The painter Max Weber was one of the first American artists to personally experience the art world in Paris in the first decade of the twentieth century, a time of amazing transition in the history of art. In Weber’s case, this experience included meeting and learning from artists like Pablo Picasso, Henri Matisse, Henri Rousseau, and taking tea at the salon hosted by art collectors Gertrude Stein and her brother Leo… in other words he was in the heart of it.
After his return to the U.S. in 1909, Weber created a range of work that was influenced by the Cubists initially, but his style regularly evolved over his forty-year career. The MMFA’s most recent acquisition, using funds bequeathed by Ida Belle Young in 2007, is a painting by Weber created during the 1920s when he had moved to Long Island. (below: View of Roslyn, New York, ca. 1922-1925, oil on canvas) It is a landscape depicting the village of Roslyn on the north shore of Long Island, painted from a vantage point just across a body of water known as the Roslyn Pond. While representational (we can readily see trees, town, and pond), it is also clearly in keeping with the reductive tendencies of Modernism—buildings composed of simple geometric shapes and the rest a symphony of varied brushstrokes in green, blue, rust, and tan. Though he largely left Picasso’s Cubism behind, he maintained a love of the style of the French Post-Impressionist Paul Cézanne, who created monumental landscapes in this same palette and with the same intent: to capture the soul of this peaceful place in paint.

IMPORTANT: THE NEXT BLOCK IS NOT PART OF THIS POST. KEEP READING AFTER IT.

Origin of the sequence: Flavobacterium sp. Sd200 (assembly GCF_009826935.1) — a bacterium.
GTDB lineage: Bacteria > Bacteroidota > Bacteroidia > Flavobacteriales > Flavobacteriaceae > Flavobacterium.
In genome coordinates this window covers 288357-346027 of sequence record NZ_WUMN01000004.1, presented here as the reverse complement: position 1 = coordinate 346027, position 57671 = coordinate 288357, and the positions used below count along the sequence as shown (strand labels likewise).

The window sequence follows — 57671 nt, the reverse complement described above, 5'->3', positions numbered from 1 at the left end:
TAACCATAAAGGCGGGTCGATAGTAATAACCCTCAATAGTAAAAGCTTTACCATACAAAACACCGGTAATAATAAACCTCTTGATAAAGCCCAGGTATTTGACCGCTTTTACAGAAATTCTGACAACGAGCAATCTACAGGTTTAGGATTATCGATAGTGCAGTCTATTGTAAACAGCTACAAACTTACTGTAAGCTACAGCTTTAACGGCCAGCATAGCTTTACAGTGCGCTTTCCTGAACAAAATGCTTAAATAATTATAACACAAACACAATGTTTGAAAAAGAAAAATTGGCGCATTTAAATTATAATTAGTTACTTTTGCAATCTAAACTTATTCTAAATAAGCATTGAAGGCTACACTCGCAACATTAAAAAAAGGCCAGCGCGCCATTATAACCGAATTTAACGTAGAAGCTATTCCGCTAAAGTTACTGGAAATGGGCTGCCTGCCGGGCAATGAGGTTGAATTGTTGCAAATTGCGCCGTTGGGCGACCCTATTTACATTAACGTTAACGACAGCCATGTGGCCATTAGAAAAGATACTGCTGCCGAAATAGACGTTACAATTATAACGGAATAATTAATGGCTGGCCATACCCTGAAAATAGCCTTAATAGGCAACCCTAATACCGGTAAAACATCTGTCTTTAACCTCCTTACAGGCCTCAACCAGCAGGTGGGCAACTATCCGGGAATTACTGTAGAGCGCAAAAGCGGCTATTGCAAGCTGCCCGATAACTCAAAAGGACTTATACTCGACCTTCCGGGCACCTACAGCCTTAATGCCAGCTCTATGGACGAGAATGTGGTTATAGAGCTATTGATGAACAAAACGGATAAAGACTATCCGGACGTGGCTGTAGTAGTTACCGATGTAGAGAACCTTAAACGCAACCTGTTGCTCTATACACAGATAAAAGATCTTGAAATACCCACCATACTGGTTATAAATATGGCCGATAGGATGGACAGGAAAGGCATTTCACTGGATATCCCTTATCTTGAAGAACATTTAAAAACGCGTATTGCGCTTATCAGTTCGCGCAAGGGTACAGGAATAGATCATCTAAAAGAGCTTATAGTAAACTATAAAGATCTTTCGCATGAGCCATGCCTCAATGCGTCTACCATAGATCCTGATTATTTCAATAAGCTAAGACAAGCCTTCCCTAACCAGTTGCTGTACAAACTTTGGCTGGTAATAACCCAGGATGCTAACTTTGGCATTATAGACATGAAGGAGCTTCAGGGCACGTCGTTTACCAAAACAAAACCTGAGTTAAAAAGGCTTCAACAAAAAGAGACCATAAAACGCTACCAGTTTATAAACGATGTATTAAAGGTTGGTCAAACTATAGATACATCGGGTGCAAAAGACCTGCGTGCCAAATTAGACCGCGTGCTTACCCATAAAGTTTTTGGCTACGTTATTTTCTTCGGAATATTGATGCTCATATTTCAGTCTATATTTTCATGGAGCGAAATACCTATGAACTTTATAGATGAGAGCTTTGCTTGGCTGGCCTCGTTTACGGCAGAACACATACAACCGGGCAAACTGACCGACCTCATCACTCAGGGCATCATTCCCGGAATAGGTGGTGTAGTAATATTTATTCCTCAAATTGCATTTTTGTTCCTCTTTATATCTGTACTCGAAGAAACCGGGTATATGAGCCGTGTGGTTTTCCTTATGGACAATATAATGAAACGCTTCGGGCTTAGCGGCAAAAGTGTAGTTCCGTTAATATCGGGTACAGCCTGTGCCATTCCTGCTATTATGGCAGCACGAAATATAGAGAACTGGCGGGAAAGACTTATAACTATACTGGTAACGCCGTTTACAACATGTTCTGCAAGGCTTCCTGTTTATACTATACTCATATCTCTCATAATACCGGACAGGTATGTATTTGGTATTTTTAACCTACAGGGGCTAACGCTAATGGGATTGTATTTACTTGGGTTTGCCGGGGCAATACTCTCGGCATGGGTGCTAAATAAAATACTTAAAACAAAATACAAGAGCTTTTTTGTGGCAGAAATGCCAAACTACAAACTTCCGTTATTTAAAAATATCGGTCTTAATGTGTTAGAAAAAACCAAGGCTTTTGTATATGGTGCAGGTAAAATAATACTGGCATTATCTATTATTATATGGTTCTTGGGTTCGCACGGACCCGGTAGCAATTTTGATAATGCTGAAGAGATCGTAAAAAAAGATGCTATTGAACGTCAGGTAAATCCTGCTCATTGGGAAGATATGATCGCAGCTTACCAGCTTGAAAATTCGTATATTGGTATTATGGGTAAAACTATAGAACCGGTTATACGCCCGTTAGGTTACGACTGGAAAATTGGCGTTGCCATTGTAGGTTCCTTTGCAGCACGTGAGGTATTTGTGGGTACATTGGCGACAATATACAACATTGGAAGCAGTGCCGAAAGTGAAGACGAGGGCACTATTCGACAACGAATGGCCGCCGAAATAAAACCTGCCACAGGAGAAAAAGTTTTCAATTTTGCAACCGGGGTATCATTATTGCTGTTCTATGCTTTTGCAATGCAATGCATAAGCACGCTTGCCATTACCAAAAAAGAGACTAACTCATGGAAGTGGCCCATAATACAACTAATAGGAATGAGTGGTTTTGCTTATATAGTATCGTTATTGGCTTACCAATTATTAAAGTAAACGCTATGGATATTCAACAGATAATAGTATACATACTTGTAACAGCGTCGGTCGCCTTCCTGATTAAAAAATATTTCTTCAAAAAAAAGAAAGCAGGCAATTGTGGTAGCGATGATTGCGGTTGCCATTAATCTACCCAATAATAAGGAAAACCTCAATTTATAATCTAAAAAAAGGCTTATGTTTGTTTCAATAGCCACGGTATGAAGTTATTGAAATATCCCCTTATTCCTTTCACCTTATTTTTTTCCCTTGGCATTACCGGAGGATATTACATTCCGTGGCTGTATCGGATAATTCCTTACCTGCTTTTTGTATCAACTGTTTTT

When Weber moved to Long Island in 1921 he and his wife left the urban bustle of upper Manhattan for a quieter natural environment where they could raise a family. They purchased a small house about five miles south of Roslyn, and the artist purchased a car (he named it Dinky) so that he could drive the rural roads looking for likely subjects. The Museum’s painting View of Roslyn, New York, is one of a number of works he painted while he lived in this house near Garden City.
Our Museum collection has grown significantly with the additions made using the funds provided by Ida Belle Young’s gift. Most of these works were made in the nineteenth century and have helped to enhance and further shape the core collection of works given by Winton Blount in 1989, and expand the resources our educators use to teach about the development of American art. When the Weber became available, it was immediately clear that this painting was going to play a significant role in our collection—it opens a chapter that takes viewers into twentieth-century art and introduces the modernist approach to art and design that dominated in Europe and America for years to come. It is a much-needed addition to our collection, and we look forward to sharing it with our audiences when it is installed next month.
Arthur D. Chapman, Max Weber, 1914, platinum print, Library of Congress, Prints & Photographs Division, [reproduction number, e.g., LC-USZ62-90145]
Margaret Lynne Ausfeld
Curator of Art